LA Times Columnist Takes on Strawman
In her recent LA Times column, Patt Morrison spent half her essay pummeling a strawman: creationists who think the Smithsonian is hiding Noah's ark. The other half she spent fear mongering: The creationist "brain snatchers," the essay warns, "could be in anybody's backyard tomorrow."
Like an aging boxer, Darwinism has taken to dodging the real challenger, intelligent design--according to which, certain features of living things are best explained by an intelligent cause, not an undirected process like natural selection. Morrison eventually mentions intelligent design, but only to erect another strawman. "ID is a canny tactic," she explains, " . . . in which the Bible is an encoded science text."
Her column attacked the creationist museum but also the ID movement. The newspaper ran a response letter from the museum curator, but not the letter from the Discovery Institute correcting her misrepresentation of intelligent design--again, the aging boxer dodging its strongest opponent.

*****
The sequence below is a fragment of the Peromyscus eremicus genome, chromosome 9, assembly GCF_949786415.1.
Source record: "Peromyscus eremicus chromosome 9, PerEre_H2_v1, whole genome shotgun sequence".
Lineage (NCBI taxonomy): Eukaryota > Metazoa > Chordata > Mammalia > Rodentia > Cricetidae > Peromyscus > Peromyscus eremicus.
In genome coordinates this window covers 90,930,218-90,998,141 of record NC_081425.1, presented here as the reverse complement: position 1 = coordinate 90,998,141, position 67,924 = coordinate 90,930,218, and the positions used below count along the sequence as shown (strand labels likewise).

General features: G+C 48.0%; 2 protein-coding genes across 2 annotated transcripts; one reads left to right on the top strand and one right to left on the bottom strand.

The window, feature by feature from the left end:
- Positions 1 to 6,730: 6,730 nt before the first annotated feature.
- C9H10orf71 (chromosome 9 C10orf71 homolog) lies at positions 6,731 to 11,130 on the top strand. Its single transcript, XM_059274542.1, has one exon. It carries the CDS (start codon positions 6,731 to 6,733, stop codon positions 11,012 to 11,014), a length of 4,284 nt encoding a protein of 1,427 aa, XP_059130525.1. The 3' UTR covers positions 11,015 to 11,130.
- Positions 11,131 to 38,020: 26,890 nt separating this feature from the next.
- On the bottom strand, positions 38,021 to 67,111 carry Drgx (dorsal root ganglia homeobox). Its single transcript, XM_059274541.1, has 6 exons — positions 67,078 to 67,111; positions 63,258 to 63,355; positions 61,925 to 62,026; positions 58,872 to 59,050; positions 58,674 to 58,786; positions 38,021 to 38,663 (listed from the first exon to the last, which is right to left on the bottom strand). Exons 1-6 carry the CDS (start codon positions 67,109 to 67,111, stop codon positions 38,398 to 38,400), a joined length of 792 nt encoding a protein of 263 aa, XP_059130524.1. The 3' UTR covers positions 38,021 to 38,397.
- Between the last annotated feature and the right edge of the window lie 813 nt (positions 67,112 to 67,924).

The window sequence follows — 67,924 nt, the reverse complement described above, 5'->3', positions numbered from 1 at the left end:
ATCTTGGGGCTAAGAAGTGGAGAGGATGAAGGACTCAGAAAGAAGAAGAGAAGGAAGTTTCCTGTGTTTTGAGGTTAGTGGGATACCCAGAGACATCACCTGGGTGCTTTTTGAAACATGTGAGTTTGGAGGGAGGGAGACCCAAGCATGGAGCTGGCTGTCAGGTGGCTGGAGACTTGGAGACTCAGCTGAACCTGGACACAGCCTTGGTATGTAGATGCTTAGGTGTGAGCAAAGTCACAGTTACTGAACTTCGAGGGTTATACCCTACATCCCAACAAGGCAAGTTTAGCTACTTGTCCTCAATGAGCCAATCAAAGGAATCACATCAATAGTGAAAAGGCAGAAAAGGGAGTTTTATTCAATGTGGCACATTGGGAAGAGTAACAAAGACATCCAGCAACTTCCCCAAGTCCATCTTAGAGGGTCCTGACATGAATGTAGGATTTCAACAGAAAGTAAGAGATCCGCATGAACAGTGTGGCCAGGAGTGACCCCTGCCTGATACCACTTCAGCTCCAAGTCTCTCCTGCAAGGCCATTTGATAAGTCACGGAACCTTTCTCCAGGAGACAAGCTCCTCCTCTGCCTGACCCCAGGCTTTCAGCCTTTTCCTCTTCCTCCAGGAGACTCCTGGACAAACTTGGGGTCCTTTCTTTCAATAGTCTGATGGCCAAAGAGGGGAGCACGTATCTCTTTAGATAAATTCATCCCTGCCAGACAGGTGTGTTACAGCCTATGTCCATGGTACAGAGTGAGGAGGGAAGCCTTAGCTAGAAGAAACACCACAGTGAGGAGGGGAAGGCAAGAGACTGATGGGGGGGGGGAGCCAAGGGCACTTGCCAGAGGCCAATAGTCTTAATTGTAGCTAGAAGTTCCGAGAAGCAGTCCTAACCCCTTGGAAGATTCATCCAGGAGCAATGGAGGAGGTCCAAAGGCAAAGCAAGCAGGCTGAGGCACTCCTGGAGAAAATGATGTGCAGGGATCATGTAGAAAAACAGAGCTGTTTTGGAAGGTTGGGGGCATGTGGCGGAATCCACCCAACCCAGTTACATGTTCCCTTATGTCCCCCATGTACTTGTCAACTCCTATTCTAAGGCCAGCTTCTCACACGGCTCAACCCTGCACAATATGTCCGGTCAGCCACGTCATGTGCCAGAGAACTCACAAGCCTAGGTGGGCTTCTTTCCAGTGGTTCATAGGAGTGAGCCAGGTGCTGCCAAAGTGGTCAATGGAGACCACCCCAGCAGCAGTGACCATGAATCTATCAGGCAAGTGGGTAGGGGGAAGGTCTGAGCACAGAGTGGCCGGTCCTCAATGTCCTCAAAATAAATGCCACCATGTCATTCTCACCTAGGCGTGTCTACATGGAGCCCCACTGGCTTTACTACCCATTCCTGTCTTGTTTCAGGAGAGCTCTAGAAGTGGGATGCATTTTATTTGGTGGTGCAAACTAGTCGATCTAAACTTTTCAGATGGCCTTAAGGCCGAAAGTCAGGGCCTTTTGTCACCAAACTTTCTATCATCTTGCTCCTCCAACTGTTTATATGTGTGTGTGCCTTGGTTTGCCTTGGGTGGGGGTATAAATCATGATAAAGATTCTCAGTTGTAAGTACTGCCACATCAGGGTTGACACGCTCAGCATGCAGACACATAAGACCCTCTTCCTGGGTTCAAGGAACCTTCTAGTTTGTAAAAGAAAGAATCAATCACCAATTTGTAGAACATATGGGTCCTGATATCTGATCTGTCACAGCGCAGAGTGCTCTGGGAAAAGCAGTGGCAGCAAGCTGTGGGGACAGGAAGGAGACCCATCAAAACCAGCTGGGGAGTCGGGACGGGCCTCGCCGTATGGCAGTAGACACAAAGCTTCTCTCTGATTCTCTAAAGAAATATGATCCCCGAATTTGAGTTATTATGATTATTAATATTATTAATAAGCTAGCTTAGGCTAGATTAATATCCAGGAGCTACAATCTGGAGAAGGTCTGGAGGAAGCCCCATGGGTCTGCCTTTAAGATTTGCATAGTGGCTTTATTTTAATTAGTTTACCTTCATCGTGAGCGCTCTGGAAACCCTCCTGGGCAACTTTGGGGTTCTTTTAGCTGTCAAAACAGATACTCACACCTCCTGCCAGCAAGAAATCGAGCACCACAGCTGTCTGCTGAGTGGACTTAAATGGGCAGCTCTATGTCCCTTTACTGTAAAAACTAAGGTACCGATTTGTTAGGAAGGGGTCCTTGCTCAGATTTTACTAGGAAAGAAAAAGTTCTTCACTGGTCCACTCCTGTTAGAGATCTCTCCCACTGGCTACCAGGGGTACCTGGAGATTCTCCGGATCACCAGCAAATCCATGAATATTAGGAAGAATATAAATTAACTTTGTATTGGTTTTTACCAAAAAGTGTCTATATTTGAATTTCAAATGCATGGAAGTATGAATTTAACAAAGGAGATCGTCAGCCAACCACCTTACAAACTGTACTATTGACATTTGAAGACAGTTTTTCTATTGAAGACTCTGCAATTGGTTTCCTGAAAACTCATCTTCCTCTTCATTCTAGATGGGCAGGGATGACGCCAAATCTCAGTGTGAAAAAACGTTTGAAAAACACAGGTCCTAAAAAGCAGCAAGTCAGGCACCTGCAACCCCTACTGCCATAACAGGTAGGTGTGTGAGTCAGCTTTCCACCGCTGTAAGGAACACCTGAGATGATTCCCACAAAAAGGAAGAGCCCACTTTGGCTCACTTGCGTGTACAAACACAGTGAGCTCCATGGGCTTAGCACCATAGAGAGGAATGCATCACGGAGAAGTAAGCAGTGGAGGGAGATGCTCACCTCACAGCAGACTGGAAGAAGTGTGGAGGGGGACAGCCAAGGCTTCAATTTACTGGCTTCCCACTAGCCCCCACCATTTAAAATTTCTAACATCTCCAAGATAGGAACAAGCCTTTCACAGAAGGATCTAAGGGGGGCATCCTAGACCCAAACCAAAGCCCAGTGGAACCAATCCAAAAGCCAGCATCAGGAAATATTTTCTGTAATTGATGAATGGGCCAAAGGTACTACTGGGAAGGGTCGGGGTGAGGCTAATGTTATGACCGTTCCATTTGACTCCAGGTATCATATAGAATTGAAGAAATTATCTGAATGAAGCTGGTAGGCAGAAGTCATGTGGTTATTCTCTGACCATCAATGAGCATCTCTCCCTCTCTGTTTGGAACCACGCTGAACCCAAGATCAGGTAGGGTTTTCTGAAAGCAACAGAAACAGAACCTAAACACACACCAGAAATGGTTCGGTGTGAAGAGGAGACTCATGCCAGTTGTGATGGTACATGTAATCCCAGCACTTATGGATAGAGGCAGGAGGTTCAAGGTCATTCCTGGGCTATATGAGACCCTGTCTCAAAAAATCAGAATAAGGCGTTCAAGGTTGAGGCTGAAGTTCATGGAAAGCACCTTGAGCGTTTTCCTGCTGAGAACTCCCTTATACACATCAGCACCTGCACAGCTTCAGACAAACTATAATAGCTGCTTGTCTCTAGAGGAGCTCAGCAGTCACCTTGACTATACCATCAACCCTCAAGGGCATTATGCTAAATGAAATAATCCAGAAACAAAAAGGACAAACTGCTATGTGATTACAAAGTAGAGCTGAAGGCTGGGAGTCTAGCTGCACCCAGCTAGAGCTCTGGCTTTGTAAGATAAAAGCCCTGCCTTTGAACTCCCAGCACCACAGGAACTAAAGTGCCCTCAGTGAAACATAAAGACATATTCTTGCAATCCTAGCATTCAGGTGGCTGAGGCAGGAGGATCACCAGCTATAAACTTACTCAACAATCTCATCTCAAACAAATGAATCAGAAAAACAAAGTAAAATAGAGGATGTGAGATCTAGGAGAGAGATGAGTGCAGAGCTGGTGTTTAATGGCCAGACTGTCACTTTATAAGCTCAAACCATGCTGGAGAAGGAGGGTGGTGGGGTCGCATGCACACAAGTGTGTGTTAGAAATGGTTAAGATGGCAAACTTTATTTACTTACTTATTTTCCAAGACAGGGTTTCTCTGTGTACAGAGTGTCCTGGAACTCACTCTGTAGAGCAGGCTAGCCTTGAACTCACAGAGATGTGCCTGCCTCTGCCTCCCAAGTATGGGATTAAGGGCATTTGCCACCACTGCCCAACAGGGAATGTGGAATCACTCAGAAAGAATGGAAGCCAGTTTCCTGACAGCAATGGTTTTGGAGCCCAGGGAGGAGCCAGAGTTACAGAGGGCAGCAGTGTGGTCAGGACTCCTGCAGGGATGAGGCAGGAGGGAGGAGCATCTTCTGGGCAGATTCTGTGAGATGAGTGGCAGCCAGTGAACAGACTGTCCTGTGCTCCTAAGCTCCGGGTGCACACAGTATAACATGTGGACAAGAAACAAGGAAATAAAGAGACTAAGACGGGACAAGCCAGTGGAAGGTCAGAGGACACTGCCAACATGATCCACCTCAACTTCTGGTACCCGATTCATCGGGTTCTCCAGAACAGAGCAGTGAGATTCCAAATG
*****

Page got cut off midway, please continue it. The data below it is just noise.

Morrison presented no scientific evidence against design theory. Instead, she was obsessed with hidden motives and beliefs. Why won't she attack an actual argument (not the person) of a leading design scientist?
Or why not tell former atheist Antony Flew why he is mistaken in becoming a deist? This British philosopher has long been regarded as arguably the most incisive defender of philosophical materialism. But he changed his mind after considering the question of the simplest, self-reproducing cell, a world of complex circuits, miniaturized motors, and digital code.
That's a problem papered over by most biology curricula. Natural selection can't build the first self-reproducing organism bit by bit. It needs life first. Nor can the natural outworking of the laws of nature. Let students keep their brains. They can use them to critically analyze a worldview masquerading as science, a philosophy called materialism.